For an athlete who had just missed out on an Olympic medal by 34-hundredths of a second, Joey Mantia was positively beaming.
Mantia, a long-track speedskater representing the United States, came in fourth on Friday night in the men’s 1,000-meter event at the Gangneung Oval. Sitting in third place with one pair left to skate, Mantia watched with a smile on his face as Kjeld Nuis of the Netherlands rattled off a time of 1 minute 7.95 seconds to take the gold medal and bump him from the podium.
“I needed him to really mess up,” Mantia said with a laugh. “I was trying to be optimistic, but at the same time realistic. I totally didn’t see this coming. I thought if I was top 10 coming out of tonight I’d be happy, so fourth is — I’m floating right now.”
For Mantia, who has competed in two events to this point, everything has been building to the mass-start event on Saturday, when he will attempt to win the first gold medal for the United States in long-track speedskating since the 2010 Games in Vancouver. (The women’s team-pursuit group won a bronze medal this week, giving the United States its one and only long-track speedskating medal of these Games and breaking an eight-year general-medal drought.)
Mantia is among the favorites in the race, and Heather Bergsma of the United States is a top contender in the women’s version of the event, meaning the last and best chance for American speedskaters to win a gold here will come in a new Olympic event that, in some ways, does not resemble long-track speedskating at all.
Mass-start speedskating was one of four new events at the 2018 Olympics. It debuted on the World Cup circuit during the 2011-12 season. Other events in long-track speedskating are pure time trials, wherein athletes, in pairs, race the clock and know where they’ve finished only after everyone has finished skating.
Mass start puts up to 28 skaters on the ice at the same time to race 16 laps around the 400-meter oval. Competitors are not restricted to their lanes, as in other long-track events. Skaters therefore have to think about much more than pure speed. They make tactical decisions about whether to stick with the pack or make a breakaway move. They draft one another and try to read their intentions.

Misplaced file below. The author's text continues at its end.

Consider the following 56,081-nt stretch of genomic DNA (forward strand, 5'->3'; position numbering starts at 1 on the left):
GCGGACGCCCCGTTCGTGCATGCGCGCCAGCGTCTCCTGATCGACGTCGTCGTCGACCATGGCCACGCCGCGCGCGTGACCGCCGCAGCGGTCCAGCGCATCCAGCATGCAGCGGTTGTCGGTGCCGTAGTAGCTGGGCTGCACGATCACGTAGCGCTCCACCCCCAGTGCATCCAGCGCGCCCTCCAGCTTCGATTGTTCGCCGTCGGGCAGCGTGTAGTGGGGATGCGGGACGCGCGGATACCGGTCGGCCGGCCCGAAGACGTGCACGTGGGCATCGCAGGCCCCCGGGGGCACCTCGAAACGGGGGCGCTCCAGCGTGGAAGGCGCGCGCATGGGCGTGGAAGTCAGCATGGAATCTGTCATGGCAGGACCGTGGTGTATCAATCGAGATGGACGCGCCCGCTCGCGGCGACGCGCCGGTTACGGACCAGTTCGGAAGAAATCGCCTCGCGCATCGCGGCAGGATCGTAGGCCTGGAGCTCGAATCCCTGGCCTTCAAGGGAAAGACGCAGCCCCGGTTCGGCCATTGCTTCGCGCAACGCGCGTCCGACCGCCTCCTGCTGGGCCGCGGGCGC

Some say it resembles short-track speedskating on a long-track oval. Some say it feels more like a running or cycling race. Mantia said mass start was something casual spectators might enjoy more than the other long-track events, which unfold in stop-and-start increments and often can be anticlimactic.
“I’ve been doing long-track for about six years now, and I love the sport, but it’s a little tough to watch sometimes,” Mantia said in an interview before the Games.
But mass-start races are different, he added. “It’s 16 laps, but it keeps you engaged the whole time. There’s always something going on, and you know as soon as the race finishes, first is gold, second is silver and third is bronze. It’s simple. It’s relatable.”
In the interview, Mantia said he still sometimes struggled with the mental side of long-track speedskating: the feeling of intense solitude on the ice, the inevitable ebb and flow of confidence and self-doubt. He said he had made progress in those areas with the help of sports psychologists.
But mass start, he said, has always been a refuge.
“Once I started doing mass starts, I was like, O.K., that all goes out the window,” Mantia said before the Olympics. “Even if everything else goes completely terrible, and falls short of all expectations, I still race and win in mass start.
“That’s always kind of the ace up my sleeve,’’ he added.
Teammates said Mantia’s background in in-line skating in Florida, before switching to ice, instilled in him the proper instincts to navigate the more hectic and unpredictable mass-start competition.
“Every race in in-lines, or almost every race, is a mass start,” said Mitchell Whitmore, who finished 10th in the 1,000 on Friday. “So it’s just second nature to him, strategy-wise.”
American long-track speedskaters won numerous medals combined at the 2002, 2006 and 2010 Games before being shut out at the Olympics four years ago in Sochi, Russia. Outside expectations seemed to have been lowered accordingly before these Games — for everything except the mass start.
Mantia won gold in the mass start at the 2017 world championships here in Gangneung, and Bergsma finished with the bronze. One year later, they were ready to try again.